The area of Centre-East Sardinia is known for various features present also in other areas of the island and Italy, but it has many identity elements that deserve to be discovered. Below you will find relevant information, especially to discover the more crossed sites by the most tested routes in cycling. We tasted all tracks and we have narrated everything while we were doing it . We split our narration into each municipality crossed, so simplify your consultation also to smaller region, to retrace our journey and read them in sequence. Municipalities crossed:
Our journey to discover Sardinia, certainly begins in one of the less famous: its mountains. From the heart of Barbagia Belvi, at the foot of the Gennargentu, we begin with the discovery of Aritzo. Its name apparently derives from the presence of numerous natural springs and is known since the early decades of the twentieth century as the village of the snow industry. The snow, collected in crates lined with straw, for ages was sold in the summer months, and so it’s still preserved the tradition of the festival de “Sa Carapigna” with a tasting of the ancient and famous lemon sorbet.
Another thing that strikes us is the presence of forests of hazelnuts and chestnuts. The abundance of this wood it is also evident in its craftsmanship with their famous wedding chests, so-called “cascie”, and cutting boards that follow the traditional techniques of “aritzese” carving. The use of wood has also spread to the balconies of the houses, which stand out with their pink hue from the hard stone walls.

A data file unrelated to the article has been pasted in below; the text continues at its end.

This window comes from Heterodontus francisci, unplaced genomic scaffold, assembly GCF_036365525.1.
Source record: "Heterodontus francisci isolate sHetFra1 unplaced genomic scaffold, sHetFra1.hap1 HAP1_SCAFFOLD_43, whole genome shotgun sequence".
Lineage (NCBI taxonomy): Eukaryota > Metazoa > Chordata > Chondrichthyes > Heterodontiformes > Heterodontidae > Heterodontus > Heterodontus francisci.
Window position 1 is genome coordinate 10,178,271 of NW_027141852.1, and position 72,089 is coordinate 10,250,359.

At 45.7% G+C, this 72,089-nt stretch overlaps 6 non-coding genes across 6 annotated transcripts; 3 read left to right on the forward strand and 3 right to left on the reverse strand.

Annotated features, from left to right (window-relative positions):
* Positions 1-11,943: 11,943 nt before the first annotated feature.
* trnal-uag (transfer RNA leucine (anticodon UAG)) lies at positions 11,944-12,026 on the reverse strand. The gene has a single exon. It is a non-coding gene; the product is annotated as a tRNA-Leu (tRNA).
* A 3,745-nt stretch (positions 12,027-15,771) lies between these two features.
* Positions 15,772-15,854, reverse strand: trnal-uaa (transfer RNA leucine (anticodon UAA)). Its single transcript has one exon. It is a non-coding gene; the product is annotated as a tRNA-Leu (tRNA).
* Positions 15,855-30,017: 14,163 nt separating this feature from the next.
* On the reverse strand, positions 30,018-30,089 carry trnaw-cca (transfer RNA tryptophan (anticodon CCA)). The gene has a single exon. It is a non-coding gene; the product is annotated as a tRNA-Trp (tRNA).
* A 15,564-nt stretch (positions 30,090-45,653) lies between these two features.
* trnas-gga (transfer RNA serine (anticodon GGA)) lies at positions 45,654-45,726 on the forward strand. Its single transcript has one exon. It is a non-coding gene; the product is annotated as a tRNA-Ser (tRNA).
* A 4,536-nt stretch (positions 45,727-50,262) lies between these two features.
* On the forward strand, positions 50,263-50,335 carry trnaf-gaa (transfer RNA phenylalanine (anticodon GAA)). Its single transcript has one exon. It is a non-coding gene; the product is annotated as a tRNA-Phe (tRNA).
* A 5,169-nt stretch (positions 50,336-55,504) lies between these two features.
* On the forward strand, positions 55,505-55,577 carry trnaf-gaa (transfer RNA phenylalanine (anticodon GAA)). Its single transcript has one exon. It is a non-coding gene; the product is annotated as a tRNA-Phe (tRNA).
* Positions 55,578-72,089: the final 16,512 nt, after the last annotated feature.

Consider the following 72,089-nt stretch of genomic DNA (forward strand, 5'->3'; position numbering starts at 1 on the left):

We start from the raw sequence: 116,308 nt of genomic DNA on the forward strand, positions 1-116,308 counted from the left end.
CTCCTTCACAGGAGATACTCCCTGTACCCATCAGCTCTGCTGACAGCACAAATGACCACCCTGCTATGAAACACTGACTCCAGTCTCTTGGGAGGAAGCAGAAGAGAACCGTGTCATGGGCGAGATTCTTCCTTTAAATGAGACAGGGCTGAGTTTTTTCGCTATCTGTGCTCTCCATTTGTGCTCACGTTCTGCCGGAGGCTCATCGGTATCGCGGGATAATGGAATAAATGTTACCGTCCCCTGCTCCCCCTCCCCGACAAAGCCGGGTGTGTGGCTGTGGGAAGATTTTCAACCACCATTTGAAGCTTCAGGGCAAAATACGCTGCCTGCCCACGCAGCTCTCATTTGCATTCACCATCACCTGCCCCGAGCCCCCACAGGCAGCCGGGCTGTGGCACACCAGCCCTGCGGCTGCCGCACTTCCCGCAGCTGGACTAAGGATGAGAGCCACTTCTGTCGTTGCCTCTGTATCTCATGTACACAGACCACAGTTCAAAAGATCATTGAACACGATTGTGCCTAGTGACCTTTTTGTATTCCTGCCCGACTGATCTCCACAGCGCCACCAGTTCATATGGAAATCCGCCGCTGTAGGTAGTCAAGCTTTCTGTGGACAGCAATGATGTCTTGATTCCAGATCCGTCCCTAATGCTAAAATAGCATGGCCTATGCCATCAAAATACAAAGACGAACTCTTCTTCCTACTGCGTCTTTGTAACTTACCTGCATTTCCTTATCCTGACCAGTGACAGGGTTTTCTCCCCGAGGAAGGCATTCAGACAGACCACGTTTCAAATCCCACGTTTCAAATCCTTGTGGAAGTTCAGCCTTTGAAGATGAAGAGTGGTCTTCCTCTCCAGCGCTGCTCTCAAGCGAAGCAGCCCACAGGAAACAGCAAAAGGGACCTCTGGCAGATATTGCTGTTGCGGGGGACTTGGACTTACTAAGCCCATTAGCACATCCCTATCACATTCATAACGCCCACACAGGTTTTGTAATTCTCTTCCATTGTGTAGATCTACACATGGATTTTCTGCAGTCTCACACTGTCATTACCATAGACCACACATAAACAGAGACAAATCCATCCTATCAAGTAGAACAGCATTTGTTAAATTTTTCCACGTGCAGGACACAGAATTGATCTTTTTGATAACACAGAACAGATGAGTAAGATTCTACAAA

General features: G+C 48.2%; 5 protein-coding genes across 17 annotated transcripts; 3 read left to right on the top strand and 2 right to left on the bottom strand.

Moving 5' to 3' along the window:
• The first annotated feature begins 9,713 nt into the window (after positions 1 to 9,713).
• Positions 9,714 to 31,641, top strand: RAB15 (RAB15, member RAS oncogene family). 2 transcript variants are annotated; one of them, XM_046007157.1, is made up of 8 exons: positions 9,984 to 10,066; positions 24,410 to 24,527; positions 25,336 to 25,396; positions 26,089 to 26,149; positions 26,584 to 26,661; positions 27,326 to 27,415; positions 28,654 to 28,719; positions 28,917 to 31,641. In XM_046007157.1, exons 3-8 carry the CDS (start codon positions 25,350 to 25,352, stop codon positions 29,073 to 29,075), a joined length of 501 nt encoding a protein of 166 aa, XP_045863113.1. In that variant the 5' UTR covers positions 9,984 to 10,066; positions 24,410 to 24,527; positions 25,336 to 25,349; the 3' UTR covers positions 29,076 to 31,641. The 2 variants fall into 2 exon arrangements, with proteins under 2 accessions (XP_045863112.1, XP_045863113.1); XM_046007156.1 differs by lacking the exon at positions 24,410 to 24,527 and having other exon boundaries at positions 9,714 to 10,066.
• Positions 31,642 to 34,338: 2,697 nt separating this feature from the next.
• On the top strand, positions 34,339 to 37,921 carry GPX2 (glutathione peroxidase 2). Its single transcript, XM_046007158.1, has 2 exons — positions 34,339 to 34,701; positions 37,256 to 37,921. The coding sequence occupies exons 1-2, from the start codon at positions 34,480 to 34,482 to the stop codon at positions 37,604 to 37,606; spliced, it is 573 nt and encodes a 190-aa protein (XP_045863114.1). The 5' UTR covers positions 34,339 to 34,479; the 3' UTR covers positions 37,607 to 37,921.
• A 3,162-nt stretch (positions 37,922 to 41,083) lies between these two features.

Taking a tour of the village we find a narrow staircase leading to a massive old building of the seventeenth century used, up to the forties of the last century, as a maximum security prison. The building, made of schist stone, mud and chestnut wood, is characterized by an underground pointed arch, of Spanish origin, called "sa bovida" (the vault). The interiors, now completely refurbished, include four rooms that were once used as a monitoring station and as male and female cells. In the courtyard there is an ancient sundial. Inside it develops the installation of a permanent exhibition entitled "Bruxas", dedicated to magic and witchcraft in Sardinia between the fifteenth and seventeenth century. Another part of the exhibition is devoted to the Inquisition and includes a collection of torture instruments used for centuries on thousands of innocent people accused of witchcraft and evil spells.